UBC Faculty Research and Publications

Developing harm reduction in the context of youth substance use: insights from a multi-site qualitative analysis of young people’s harm minimization strategies Jenkins, Emily K; Slemon, Allie; Haines-Saah, Rebecca J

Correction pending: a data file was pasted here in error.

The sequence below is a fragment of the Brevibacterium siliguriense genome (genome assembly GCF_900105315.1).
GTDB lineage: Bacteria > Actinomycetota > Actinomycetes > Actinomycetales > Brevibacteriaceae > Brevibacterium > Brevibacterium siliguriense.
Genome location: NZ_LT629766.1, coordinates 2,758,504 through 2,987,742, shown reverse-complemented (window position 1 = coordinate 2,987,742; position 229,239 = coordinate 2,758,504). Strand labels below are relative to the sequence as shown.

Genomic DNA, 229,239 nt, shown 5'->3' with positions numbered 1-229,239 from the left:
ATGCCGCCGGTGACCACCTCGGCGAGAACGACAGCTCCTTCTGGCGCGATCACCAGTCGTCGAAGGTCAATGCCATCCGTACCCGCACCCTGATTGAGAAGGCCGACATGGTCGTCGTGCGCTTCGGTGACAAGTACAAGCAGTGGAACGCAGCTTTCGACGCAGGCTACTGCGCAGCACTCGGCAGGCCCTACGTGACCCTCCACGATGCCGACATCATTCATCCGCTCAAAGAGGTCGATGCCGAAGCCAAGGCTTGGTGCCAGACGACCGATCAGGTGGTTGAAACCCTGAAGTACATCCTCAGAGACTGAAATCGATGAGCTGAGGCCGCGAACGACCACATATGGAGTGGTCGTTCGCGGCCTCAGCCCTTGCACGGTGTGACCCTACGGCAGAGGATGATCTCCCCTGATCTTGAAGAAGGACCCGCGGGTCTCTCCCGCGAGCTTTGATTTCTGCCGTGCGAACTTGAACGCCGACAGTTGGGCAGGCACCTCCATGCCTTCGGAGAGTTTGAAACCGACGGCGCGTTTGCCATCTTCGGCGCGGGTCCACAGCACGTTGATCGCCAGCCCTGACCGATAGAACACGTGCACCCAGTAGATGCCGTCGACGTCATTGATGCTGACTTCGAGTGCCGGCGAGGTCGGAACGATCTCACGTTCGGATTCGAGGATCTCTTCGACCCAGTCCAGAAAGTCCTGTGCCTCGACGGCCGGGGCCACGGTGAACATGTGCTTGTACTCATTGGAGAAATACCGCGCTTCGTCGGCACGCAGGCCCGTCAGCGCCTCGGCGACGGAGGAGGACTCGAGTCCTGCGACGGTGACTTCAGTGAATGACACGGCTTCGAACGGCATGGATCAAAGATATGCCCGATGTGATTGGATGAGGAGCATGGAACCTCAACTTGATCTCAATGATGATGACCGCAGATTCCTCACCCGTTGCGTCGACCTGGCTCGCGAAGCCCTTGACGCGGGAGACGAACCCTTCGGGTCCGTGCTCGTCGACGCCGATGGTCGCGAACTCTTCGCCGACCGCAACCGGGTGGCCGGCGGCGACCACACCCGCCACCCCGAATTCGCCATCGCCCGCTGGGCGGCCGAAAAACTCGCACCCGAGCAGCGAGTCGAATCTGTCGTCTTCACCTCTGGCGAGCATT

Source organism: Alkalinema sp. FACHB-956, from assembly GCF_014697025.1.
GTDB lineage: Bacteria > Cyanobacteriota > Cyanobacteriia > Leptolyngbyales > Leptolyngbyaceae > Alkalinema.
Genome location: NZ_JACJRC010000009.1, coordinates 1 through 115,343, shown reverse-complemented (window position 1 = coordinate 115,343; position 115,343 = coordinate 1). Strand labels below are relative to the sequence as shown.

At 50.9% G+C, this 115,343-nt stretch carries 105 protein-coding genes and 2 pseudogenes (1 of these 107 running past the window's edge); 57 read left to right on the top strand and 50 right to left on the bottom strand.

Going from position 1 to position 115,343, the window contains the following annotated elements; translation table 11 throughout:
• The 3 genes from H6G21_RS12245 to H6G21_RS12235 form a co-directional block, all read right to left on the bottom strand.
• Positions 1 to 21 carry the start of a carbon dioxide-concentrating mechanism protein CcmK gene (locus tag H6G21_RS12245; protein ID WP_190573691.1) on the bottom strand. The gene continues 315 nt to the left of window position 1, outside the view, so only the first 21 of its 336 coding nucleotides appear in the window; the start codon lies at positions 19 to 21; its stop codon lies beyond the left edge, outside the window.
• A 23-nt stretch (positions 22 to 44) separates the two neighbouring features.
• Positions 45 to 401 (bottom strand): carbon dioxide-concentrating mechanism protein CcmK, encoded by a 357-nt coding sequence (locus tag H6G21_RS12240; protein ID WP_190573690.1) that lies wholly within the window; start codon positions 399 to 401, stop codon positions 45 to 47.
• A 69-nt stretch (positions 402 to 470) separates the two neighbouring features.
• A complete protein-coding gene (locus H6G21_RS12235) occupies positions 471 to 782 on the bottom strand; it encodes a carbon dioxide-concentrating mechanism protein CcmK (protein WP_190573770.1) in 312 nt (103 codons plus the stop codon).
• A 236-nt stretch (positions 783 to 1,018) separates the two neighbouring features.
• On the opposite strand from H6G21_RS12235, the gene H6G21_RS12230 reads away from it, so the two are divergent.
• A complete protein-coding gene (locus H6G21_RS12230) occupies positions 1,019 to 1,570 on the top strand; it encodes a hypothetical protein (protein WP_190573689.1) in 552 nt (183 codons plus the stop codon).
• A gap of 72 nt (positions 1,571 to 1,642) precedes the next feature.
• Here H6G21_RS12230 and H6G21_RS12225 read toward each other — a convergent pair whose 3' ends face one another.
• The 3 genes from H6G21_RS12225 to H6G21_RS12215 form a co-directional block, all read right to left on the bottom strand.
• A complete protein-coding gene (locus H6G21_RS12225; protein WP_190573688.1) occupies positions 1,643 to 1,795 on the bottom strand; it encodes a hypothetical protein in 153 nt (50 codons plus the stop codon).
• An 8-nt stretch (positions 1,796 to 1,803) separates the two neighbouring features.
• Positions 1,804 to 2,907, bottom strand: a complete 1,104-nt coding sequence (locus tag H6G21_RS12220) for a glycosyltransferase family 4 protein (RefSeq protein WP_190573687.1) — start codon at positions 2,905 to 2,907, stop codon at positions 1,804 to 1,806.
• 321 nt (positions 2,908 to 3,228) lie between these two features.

Background: Youth substance use programming and educational strategies are frequently informed by prevention approaches that emphasize abstinence goals, which often do not resonate with youth in their lack of acknowledgment of young people’s social context and how young people perceive positive effects of substance use. Further, approaches to drug prevention have been critiqued as adopting a one-size-fits-all approach and therefore inadequate in addressing substance use in the context of population variation and inequities. In response to the limitations of current approaches to prevention, programming informed by harm reduction principles that aims to minimize harms without requiring abstinence is emergent in school settings. However, youth perspectives informing harm reduction are limited in both research and program development. Methods: This paper draws on data from the Researching Adolescent Distress and Resilience (RADAR) study, which utilized an ethnographic approach to bring youth voice to the literature on mental health and substance use. Qualitative data collection included individual interviews (n = 86) with young people aged 13–18 across three communities—representing urban, suburban, and rural geographies—in British Columbia, Canada. A multi-site qualitative analysis of interview data was conducted to identify themes across and within each research site. Results: Across all three sites, young people’s individual experiences of substance use were shaped by geographic, socio-cultural, and political contexts, with youth describing their use in relation to the nature of substance use in peer groups and in the broader community. To manage their own substance use and reduce related harms, youth employed a variety of ad hoc harm minimization strategies that were reflective of their respective contexts. Conclusions: The findings from this study suggest the importance of harm reduction approaches that are contextually relevant and responsive to the lived experiences of youth. Youth perspectives in the development of harm reduction programming are needed to ensure that approaches are relatable and meaningful to young people, and effective for promoting the minimization of substance-related harms.

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